There . . . I’ve done it! I’m no longer a secret agent (worst thing for a real estate agent). Hope you’ll join me on my adventures in marketing and building a real estate team.

Thanks for reading.


Diversify Your Client Base with SEO for Financial Advisors [WEBINAR with SEMrush]

Are you working with, or considering working with, anyone in the financial planning industry?

As you may already know, the financial industry is heavily regulated by the Securities and Exchange Commission (SEC) and the Financial Industry Regulatory Authority (FINRA). Although these regulations have been adapted in recent years to account for the changes brought about by social media and internet marketing, they still restrict some marketing activities, making marketing for Financial Advisors a unique challenge.

In this Webinar, geared towards marketers rather than Financial Advisors, I’ll share some of what I’ve learned in working with Financial Advisors for the past 5 years. Hope you can join me!

Date: Thursday, May 14thsemrush-logo-website-320x175
Time: 10am (MST)
Where: SEMrush
Cost: FREE



Should You Offer Financial Calculators on Your Financial Planning Website?

Financial CalculatorsThe addition of Financial Calculators to an advisor’s website is a common consideration during the design process. The tools are well known, readily available, and are a regular offering on many finance related websites. The downside – professional calculators can be an expensive add on. Are they worth it?

Case Study

A client recently asked that same question. He was paying high annual fees for a very nice set of 10 financial calculators for his website. It was time to renew and he wanted to know if, from a business/marketing perspective, they were worth the extra cost?

His firm is in the highly competitive southern California market and his website gets an average amount of web traffic for a small, independent planning business.

The Data

In determining the specific answer for this client, we evaluated the search market for financial calculators, his search competition, and reviewed his traffic patterns for the past year.

1. Is there consumer interest in financial calculators?

A search on Google’s Keyword Planner tool showed a healthy search volume for Calculators both nationally and locally.

Financial Calculator searches

2. Search Results: Who is the competition for search traffic?

A non-branded, non-location specific search for “Retirement Calculator” brings up the following listings:

  1. CNN Money
  2. Bloomberg
  3. Charles Schwab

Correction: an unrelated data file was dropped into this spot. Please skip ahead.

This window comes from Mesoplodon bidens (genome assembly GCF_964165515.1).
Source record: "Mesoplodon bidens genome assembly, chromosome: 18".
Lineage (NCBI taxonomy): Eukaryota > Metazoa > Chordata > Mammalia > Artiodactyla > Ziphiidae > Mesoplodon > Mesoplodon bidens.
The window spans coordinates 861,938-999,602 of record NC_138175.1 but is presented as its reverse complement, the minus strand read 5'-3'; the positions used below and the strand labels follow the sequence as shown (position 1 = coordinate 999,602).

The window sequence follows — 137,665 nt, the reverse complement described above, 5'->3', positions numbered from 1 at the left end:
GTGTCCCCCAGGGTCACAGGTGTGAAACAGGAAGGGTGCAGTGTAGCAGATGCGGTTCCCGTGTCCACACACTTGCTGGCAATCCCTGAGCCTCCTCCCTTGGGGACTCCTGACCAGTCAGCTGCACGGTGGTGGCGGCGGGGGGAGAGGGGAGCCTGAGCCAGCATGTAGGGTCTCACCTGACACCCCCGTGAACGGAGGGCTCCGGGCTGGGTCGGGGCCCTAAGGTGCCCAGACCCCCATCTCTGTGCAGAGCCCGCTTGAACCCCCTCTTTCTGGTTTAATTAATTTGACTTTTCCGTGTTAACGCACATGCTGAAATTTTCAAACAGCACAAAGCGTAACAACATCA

5. Vanguard
  6. AARP
  7. FINRA
  8. CalcXML
  9. U.S. News & World Report
  10. T. RowePrice

. . . pretty stiff competition.

3. Historical Results: Client specific data from Google Analytics for the past year.

Looking through Google Analytics, I found the following data related to their calculator pages for the past year:

  • they were viewed a total of 55 times by 47 unique visitors – less than 1% of all visitors went to any of the 10 available calculators
  • the calculators were entry pages, meaning visitors found the website because of the calculators, only 5 times
  • the average time on a calculator page was 2.57 minutes


This case study is obviously far from an empirical study on calculator use on Financial Advisor websites, however it did provide information that can be applied to other advisors.

  1. Know your reason for offering calculators. Don’t expect it to increase your search traffic. The chances of out-ranking one of the national companies that are showing up in the search results is almost zero.
  2. Few visitors used this client’s calculators. Although, this might not be the case for your calculators should you choose to offer them, be sure to follow up by checking your Google Analytics data to be sure.
  3. Look for less expensive calculators. If they don’t offer a huge return, don’t invest as much in them.

Although I don’t see specific disadvantages (besides cost) to offering calculators, definitely consider your budget and goals when contemplating adding them to your website. If you are on a limited budget, it may not be the most cost effective use of your marketing dollars.

I am currently looking into more cost effective calculators for WordPress websites. I hope to be able to offer a review article on my findings soon.

What has your experience with Calculators on your website been. Have you seen a lot of use? Gained or maintained clients because of them?